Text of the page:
A couple years ago, if you would have mentioned “slavery” to me, I would have been transported back to 5th grade Social Studies class. We were assigned to take on the role of either a slave owner or a slave in the years before and during the Civil War and write from their perspective. It made such an impact on me and is one of the reasons why I fell in love with history and learning about social justice. As a 4th-grade student teacher, the big project I assigned was for students to write a piece of historical fiction. It made my heart leap when some of my students chose the topic of slavery and crafted their characters and plot around a topic that they knew was near and dear to me.
Fast forward to today, and what I know about slavery has evolved. A few months ago, I came across a page called Purchased Indiana on Instagram. Their bio talked about ending slavery and human trafficking today. While I had heard some stories or read a couple news articles about girls being trafficked in this day and age, it’s something that you don’t think happens in your “free” country, let alone your home city. Human trafficking is not a topic that’s talked about frequently or in everyday conversations with family and friends. But that needs to change. In Indiana, in 2018, there were 142 cases of human trafficking reported. The vast majority of those reports were for female victims of sex trafficking.
I recently had the privilege to connect with Jessica Evans, the Founder/Program Director of Purchased, through a mutual friend. This Indianapolis-based nonprofit’s mission is to educate, equip, and empower the community to end human trafficking in Indiana. When I asked Jessica how she got started with Purchased, she said,
I had a wonderful and supportive family, and never experienced any type of abuse growing up. When I began to learn that others had not had that experience, my heart began to break. As I learned more and more about human trafficking, I knew there was a call on my life to bring hope and love to those that I could.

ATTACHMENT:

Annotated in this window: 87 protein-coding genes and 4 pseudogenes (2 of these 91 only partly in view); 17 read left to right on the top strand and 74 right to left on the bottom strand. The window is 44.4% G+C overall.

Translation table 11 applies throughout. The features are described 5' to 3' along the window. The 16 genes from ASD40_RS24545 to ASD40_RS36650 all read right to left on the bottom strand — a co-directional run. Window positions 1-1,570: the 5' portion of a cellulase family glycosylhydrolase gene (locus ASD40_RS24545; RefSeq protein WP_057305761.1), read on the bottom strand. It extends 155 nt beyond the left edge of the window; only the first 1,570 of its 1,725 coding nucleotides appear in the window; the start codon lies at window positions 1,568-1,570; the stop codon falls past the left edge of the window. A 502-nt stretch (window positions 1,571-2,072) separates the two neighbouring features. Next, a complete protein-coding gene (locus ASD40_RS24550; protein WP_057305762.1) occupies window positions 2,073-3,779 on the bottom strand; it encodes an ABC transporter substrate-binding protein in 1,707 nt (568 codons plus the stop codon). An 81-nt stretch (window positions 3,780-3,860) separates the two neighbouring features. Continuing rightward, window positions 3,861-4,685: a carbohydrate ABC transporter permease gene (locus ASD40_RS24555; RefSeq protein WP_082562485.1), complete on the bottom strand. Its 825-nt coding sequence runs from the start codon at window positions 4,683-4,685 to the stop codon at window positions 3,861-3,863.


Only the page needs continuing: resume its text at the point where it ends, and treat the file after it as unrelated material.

You can read more of our interview below:
*What does the Purchased organization do?
Purchased focuses on 2 main areas – prevention education and survivor support. If you think about the issue of human trafficking as a continuum, we represent the bookends of the issue. Prevention education involves a couple of initiatives: community education and prevention education for girls at-risk for trafficking. Purchased started in 2008 as an initiative to raise awareness about HT in our community, and that is still very much a passion for us – helping folks in the community understand trafficking, know how to report, and how to get involved in supporting organizations who are doing great anti-trafficking work. This could be as simple as a documentary night at a local church, a lunch and learn at a business, or a presentation at a conference. We are also committed to helping people in the community educate those in their sphere of influence.
*What does trafficking look like in terms of children?